How glad we were when we landed at my step-father's home in Solano County, CA., in September.  We were so tired of travelling and camping out.  Two of my brothers stopped on Feather River and went to work in the harvest fields and came on home later.  There were yet a boy and four girls to look for work.  The oldest girl, who was a widow with a little girl, got married and went up on the Sacramento River to live.  My brother and I went up there with her and helped with the work and went to school.

I was married in 1867 to Cyrus Douglass, who owned a farm there in Solano County and we lived there until 1875.  We sold out and came to Hollister.  In January, they were having a land sale in Lompoc and my husband went down to see the country.  He bought a man out who had 40 acres with a house on it.  We moved to Lompoc in the fall of 1876 and that was his home as long as he lived.  He passed away in 1902.

Corn grew higher than the ceiling of an average room, and wild mustard was so high in the fields that horses used in ploughing it under could not be seen from the road in 1876.

During that winter not enough rain fell at any one time to lay the dust.  During the following winter, no rain came until December 31, 1878.  When the rains finally started on that last day of the year, they continued with such steadiness that floods were feared.  For the rest of the winter and late into the Spring, the rainfall was heavy, delaying the planting of crops until farmers feared that they would have another cropless year.

Having most of their capital invested in the ranch, and unable to raise any foodstuffs during those two dry winters and springs, the people had to subsist chiefly on corn remaining from the bumper crop of 1876.

One family kept two cows and horses alive on salt grasses that grew down by the river.  Otherwise the stock would have died and they would have had no milk for the children to drink with their cornbread or black barley bread.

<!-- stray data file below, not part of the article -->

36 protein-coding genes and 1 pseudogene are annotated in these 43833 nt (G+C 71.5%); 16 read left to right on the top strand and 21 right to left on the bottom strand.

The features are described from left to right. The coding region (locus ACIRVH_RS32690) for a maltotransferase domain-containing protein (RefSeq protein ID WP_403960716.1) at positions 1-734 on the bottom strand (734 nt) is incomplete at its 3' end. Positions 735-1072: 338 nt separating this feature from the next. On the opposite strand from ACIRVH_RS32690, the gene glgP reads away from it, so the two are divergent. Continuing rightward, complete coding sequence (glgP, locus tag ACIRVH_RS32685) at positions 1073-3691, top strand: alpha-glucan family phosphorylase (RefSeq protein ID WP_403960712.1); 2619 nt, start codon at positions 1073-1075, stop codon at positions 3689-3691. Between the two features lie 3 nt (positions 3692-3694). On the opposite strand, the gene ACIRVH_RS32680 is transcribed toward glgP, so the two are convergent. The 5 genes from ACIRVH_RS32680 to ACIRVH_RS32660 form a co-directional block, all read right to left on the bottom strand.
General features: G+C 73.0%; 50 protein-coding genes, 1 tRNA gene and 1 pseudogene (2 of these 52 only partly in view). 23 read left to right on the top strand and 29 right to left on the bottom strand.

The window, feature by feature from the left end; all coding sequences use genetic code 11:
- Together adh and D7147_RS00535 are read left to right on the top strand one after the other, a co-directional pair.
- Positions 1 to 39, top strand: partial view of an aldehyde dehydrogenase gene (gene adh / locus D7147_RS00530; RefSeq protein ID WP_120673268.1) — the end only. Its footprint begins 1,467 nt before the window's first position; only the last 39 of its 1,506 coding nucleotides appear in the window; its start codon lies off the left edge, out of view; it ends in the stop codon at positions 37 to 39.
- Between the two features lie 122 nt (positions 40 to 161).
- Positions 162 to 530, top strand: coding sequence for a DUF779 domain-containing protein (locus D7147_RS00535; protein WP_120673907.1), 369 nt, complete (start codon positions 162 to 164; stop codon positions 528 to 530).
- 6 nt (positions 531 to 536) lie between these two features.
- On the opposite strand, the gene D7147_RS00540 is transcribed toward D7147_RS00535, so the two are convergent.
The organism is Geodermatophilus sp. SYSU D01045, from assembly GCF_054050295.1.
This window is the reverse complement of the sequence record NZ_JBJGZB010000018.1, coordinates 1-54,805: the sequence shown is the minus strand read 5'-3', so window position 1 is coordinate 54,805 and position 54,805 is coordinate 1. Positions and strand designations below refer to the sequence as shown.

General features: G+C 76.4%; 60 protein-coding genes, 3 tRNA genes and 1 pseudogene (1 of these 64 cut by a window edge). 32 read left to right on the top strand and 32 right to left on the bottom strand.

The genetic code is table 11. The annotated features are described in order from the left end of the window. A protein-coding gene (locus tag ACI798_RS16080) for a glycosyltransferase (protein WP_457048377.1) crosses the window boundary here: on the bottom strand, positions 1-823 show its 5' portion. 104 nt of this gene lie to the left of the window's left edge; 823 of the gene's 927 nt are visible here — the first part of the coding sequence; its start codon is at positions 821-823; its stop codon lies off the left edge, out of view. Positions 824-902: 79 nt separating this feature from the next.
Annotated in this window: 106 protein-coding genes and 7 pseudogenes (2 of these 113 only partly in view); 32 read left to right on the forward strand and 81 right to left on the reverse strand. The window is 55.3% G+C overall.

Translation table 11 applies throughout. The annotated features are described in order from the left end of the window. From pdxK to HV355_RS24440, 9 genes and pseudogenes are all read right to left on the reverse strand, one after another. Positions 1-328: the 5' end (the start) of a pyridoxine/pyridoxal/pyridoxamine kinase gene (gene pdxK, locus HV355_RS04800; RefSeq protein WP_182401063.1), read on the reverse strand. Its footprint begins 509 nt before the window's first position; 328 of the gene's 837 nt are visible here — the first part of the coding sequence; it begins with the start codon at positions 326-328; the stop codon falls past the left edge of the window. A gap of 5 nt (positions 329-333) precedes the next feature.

The Coopers, ranchers in the Santa Rita District, had quantities of corn stored from their 1876 crop and they gave much of this to families who had little surplus of their own and no money to buy foodstuffs in town.

The only mill was in LaSalle Canyon.  There all the ranchers had their corn and other grains ground into flour.  Only animals were sheep and cattle.  Most familes brought cows with them to supply milk and butter and horses for farm work.

When first bean crops were planted in the valley, no one knew just how ripe pods had to be before they should be picked.  Consequently, the farmers waited until the pods were so dry that the beans would pop out if any effort to pick them was made during the day time.  In order to gather the crop, pickers waited until night fogs moistened the pods and crawled down the furrows on their hands and knees in the dark picking beans all night long.

There were only a few fanning mills in the valley to clean the beans and as the crop all ripened at the same time, the fanning crews were working night and day.

The women were working night and day too!  Hot meals, hot coffee, and extra meals for the harvesting and fanning crews.  Nobody stopped until all the beans were sacked because that fanning mill had other farmers clamoring for it.